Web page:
Nearly a third of Americans experience long-lasting pain — the kind that lingers for weeks to months — and too often feel stigma rather than relief from a health care system poorly prepared to treat them, the Institute of Medicine said yesterday. The staggering tab: Chronic pain is costing the nation at least $558 billion a year in medical bills, sick days, and lost productivity, the report found. That’s more than the cost of heart disease, the number one killer.
You might not want to have a ham sandwich for lunch today. A new undercover video showing gruesome conditions in which pigs are kept at an Iowa factory farm (emphasis on the “factory”) has hit the web, courtesy of the advocacy group Mercy for Animals (MFA). Representatives of MFA will officially present the graphic footage Wednesday during several press conferences, beginning around 11 am EST.
The Swedish study found large increased incidence of astrocytoma, the most common form of a malignant brain tumour type called glioma, in those who had been using mobiles for over 10 years. Campaigners said the research, published in the International Journal of Oncology, was further evidence of the need to educate children of the potential dangers of talking on mobile phones.
In this eye-opening video, an 11 year old boy makes a presentation on the issues and problems surrounding our food system. In this short 5 minute presentation, he touches on such matters as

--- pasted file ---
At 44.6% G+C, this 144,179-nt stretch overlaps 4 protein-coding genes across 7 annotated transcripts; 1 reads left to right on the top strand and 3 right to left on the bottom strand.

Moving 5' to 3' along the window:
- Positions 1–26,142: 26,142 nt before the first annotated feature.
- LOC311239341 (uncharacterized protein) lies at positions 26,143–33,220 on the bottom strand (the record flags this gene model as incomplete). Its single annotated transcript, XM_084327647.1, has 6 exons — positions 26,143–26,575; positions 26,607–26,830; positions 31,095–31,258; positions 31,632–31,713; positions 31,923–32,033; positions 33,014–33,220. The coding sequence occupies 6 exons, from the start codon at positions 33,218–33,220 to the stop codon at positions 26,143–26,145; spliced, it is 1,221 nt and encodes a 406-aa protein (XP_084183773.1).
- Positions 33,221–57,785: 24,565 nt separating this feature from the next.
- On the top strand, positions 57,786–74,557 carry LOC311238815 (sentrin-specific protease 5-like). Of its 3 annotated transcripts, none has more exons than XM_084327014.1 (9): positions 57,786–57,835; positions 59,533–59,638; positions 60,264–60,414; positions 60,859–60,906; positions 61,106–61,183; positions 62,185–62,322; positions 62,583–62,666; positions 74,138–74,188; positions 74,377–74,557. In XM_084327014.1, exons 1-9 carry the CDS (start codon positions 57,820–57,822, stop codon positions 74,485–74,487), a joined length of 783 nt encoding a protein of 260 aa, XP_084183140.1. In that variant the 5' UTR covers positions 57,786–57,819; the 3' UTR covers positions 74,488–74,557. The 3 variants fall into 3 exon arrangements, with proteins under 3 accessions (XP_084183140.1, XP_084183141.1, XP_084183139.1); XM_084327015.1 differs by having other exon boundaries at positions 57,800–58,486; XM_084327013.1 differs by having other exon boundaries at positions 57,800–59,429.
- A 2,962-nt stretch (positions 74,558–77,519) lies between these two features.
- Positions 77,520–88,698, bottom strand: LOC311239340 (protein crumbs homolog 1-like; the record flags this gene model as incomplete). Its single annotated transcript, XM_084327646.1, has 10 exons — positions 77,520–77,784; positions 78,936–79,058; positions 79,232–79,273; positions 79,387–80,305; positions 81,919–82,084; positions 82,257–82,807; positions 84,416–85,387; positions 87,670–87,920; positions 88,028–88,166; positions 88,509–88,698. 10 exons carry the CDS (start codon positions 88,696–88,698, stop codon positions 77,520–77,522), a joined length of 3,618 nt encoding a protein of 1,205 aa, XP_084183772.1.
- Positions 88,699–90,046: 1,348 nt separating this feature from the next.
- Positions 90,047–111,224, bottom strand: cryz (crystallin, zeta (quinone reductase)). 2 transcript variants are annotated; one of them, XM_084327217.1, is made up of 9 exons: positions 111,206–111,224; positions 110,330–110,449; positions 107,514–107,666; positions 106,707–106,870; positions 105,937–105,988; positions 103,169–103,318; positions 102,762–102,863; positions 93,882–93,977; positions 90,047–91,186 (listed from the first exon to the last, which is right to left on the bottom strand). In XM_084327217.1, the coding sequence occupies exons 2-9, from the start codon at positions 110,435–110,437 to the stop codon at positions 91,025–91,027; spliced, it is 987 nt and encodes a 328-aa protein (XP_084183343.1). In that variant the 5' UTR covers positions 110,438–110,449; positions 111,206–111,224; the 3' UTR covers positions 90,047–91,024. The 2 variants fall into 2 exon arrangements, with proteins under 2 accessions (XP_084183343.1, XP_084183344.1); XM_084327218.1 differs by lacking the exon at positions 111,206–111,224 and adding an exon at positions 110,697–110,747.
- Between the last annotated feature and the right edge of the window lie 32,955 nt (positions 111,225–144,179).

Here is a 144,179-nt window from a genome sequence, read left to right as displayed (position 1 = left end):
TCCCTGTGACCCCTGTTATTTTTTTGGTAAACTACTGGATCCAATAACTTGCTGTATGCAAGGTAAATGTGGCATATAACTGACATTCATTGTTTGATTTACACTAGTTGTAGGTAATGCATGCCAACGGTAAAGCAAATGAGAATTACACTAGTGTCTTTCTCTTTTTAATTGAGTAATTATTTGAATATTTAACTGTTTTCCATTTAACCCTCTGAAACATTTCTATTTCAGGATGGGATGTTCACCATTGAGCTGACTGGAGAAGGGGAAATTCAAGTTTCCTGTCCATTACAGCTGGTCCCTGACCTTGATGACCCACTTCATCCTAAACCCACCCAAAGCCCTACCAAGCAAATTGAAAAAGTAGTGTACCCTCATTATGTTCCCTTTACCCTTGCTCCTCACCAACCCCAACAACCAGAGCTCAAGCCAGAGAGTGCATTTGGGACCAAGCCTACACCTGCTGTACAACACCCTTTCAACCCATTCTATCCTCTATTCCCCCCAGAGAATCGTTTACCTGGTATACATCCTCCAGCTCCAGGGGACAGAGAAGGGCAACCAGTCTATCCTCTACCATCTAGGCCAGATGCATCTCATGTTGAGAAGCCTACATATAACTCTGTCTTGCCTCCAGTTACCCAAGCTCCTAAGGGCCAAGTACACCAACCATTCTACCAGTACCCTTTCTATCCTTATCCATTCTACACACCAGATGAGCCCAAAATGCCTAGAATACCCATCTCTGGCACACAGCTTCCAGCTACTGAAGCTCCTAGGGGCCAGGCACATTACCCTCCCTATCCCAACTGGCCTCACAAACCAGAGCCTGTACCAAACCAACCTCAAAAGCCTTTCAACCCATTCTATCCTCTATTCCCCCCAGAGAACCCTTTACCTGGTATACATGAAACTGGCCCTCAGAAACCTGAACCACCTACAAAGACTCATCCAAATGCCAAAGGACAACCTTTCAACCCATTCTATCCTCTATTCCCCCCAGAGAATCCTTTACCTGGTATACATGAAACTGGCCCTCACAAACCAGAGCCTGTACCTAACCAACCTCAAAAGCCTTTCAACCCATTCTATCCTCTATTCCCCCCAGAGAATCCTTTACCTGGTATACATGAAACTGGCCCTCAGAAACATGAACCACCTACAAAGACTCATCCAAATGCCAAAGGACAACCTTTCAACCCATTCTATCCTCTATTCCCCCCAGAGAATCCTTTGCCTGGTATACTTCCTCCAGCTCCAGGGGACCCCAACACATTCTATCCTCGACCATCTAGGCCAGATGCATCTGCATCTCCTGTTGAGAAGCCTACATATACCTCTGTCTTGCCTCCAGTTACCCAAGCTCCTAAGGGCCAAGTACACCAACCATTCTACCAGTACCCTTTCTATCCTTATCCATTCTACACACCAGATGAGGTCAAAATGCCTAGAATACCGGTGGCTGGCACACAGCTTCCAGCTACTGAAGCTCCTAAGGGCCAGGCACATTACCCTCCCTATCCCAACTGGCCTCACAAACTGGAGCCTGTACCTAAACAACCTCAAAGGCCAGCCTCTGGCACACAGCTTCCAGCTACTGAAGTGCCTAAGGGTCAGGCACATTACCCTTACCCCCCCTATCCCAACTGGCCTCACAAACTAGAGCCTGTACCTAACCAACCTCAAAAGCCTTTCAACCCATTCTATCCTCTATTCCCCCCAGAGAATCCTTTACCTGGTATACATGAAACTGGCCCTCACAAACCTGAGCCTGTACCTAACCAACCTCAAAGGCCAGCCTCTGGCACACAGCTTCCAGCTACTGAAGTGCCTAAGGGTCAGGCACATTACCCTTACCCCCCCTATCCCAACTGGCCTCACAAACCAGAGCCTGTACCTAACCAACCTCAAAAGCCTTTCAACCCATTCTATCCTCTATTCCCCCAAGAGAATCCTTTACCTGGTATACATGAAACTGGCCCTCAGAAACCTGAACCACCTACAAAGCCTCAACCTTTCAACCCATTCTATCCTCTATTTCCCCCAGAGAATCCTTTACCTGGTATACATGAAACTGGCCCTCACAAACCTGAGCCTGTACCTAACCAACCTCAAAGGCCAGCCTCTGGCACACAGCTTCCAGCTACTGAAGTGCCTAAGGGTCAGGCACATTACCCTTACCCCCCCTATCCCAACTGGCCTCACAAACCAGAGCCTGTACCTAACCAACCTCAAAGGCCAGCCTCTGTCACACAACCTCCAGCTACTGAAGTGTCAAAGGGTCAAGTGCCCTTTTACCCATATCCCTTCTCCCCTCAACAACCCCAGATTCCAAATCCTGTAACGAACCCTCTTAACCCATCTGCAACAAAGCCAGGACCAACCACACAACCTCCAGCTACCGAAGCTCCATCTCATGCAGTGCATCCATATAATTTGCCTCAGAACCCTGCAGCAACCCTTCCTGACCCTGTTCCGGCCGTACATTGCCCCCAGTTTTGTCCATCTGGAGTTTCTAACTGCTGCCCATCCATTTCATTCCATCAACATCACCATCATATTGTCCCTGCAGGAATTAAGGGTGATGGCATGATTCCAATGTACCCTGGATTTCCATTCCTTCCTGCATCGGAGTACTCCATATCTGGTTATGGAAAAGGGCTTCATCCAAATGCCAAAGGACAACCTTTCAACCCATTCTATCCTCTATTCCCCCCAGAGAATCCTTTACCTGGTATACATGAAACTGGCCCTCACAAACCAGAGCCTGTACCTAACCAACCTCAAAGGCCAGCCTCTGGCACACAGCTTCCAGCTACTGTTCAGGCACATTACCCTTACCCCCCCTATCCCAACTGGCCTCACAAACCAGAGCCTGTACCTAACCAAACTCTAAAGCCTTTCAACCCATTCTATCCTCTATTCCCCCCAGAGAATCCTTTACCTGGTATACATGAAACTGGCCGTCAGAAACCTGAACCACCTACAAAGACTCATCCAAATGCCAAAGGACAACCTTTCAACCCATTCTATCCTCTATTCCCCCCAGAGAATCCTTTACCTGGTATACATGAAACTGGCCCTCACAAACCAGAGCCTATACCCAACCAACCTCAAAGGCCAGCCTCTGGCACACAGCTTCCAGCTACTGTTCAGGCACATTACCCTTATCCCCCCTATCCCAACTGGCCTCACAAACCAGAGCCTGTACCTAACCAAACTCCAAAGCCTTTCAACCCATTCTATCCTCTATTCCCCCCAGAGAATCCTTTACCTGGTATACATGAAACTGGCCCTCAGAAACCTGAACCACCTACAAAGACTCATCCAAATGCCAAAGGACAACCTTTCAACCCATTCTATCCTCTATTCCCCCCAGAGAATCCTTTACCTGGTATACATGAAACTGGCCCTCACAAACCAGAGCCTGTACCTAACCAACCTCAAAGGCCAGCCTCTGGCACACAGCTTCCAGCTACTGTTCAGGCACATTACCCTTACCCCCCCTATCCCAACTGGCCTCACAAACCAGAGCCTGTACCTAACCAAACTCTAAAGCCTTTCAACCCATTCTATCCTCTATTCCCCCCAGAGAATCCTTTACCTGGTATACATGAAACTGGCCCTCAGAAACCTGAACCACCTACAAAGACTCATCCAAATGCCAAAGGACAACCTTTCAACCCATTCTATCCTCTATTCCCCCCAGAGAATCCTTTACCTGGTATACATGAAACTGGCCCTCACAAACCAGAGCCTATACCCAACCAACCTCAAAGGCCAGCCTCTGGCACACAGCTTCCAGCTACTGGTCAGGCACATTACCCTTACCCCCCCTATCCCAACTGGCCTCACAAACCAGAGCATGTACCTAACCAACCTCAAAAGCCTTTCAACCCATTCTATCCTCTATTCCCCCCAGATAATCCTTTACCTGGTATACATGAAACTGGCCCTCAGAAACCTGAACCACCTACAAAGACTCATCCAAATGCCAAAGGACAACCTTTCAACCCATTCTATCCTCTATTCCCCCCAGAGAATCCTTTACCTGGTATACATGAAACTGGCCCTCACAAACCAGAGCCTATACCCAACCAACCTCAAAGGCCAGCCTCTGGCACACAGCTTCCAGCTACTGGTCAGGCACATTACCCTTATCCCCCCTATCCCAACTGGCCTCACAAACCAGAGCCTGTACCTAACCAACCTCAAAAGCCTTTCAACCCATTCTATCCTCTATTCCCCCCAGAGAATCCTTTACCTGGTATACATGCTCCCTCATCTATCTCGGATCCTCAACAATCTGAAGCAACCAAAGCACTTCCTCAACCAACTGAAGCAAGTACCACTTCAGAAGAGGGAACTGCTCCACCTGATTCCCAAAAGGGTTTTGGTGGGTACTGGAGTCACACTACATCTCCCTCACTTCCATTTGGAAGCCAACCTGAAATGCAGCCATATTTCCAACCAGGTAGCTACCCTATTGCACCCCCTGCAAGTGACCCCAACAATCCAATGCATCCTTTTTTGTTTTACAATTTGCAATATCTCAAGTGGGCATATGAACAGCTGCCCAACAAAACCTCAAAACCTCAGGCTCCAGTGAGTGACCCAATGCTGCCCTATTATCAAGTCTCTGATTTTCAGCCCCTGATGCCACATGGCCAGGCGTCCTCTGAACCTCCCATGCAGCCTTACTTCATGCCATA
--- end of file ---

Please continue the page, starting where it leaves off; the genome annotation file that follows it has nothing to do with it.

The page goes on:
Drugstores are not providing adequate safety information to consumers when they pick up their prescription medications, according an investigation from Consumer Reports. The report reveals that drug labels sometimes lack key safety warnings, and some pharmacies fail to include the medication guides required by the federal government. The report was based on a “spot check” of drugstores in Yonkers, N.Y., belong to five chains.
The chemical at the heart of the planet’s most widely used herbicide — Roundup weedkiller, used in farms and gardens across the U.S. — is coming under more intense scrutiny following the release of a new report calling for a heightened regulatory response around its use. Critics have argued for decades that glyphosate, the active ingredient in Roundup and other herbicides used around the globe, poses a serious threat to public health. Industry regulators, however, appear to have consistently overlooked their concerns.
A chemical found in common plastics may undermine a man’s masculinity and his ability to attract a female, or at least that’s what a new study on mice may suggest. It is the latest research to question the health safety of the hormone-changing compound bisphenol-A, or BPA. In the study, researchers found that female mice were not attracted to male mice that were exposed to BPA in the womb. They also noted that males exposed to the chemical in the womb were more likely to behave like females.
Taking vitamin D may help protect women who have already had non-melanoma skin cancers against a much deadlier form of the disease, suggests a new study. But researchers caution that the results need to be confirmed with further studies, given that the number of women in their study who got melanoma – the most dangerous type of skin cancer – was low to begin with.
Less than one month after bombshell new research revealed that “environmentally safe” compact fluorescent lamps (CFLs) contained carcinogenic chemicals, two leading bulb makers have introduced a new brand of LED light bulbs. The bulbs were introduced as an alternative to the toxin-laden CFL’s, though there is a drawback. Thanks to government regulations, traditional incandescent bulbs will soon be phased out of production — leading to a very frightening ultimatum.